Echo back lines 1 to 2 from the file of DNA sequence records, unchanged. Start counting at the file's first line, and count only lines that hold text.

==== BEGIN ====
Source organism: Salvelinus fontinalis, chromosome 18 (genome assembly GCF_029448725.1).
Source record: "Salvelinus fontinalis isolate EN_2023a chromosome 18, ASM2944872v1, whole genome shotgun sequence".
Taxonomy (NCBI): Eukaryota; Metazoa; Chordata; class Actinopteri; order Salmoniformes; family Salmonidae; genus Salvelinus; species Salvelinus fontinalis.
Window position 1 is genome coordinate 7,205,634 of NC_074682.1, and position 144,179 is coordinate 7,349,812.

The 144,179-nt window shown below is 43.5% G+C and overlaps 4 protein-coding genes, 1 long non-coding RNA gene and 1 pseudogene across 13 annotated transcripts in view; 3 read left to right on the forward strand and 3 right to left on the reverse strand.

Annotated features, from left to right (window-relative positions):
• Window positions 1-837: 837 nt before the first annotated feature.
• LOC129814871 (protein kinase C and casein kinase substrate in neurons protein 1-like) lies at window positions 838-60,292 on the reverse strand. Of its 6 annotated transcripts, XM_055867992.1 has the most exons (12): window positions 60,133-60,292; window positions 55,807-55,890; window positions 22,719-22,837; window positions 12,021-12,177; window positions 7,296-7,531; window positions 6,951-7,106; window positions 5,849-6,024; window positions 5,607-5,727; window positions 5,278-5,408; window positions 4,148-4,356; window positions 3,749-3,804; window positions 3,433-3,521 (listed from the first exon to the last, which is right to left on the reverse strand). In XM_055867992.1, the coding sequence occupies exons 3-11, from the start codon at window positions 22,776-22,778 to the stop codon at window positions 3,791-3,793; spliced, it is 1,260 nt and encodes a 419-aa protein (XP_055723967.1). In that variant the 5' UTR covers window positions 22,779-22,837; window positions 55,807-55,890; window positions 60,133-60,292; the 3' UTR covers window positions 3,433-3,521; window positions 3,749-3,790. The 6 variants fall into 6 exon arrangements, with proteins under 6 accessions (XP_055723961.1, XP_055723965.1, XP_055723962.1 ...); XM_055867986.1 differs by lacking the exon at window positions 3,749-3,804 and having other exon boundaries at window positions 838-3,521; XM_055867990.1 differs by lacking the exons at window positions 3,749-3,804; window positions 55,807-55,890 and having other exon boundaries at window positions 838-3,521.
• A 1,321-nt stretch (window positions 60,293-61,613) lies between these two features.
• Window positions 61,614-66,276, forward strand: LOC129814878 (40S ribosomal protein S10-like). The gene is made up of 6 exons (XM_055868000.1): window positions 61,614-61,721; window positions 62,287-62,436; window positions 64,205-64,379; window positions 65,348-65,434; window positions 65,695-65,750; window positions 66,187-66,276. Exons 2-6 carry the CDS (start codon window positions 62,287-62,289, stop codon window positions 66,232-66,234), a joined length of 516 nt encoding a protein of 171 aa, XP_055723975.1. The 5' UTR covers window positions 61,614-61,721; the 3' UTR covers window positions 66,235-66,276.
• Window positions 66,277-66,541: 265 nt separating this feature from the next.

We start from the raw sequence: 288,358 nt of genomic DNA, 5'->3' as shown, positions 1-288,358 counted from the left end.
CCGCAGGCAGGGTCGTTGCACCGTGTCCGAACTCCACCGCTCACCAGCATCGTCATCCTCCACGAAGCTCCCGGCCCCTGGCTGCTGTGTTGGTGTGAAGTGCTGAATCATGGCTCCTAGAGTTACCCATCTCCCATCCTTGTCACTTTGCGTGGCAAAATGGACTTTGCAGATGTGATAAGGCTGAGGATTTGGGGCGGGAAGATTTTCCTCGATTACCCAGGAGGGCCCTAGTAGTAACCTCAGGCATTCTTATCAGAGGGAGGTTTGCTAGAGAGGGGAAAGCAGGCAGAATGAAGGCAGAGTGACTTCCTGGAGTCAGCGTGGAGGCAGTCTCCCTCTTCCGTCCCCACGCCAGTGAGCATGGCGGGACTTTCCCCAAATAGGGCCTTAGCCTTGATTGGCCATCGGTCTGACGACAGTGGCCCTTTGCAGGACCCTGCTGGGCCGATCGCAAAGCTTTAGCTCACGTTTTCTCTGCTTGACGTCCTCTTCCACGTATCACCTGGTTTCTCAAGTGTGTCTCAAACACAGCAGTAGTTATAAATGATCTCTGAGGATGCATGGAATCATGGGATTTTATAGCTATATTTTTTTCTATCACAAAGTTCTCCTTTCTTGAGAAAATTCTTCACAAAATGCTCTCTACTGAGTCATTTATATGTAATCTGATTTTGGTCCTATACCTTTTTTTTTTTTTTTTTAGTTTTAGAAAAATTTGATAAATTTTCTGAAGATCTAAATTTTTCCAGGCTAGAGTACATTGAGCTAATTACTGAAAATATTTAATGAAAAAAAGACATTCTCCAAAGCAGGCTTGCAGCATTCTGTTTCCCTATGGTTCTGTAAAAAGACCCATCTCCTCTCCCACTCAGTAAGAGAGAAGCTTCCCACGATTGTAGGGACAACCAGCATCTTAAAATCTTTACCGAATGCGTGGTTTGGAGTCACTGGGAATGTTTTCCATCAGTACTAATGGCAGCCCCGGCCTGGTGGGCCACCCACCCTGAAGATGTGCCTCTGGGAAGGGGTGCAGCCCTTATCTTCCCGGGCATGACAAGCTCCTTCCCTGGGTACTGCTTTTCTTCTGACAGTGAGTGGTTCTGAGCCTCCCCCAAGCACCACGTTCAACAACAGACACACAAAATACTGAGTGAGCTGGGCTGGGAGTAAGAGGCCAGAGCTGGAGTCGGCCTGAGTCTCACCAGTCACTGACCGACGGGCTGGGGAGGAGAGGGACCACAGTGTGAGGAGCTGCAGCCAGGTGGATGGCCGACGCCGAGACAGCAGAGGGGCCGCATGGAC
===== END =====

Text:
Source organism: Salvelinus fontinalis, chromosome 18 (genome assembly GCF_029448725.1).
Source record: "Salvelinus fontinalis isolate EN_2023a chromosome 18, ASM2944872v1, whole genome shotgun sequence".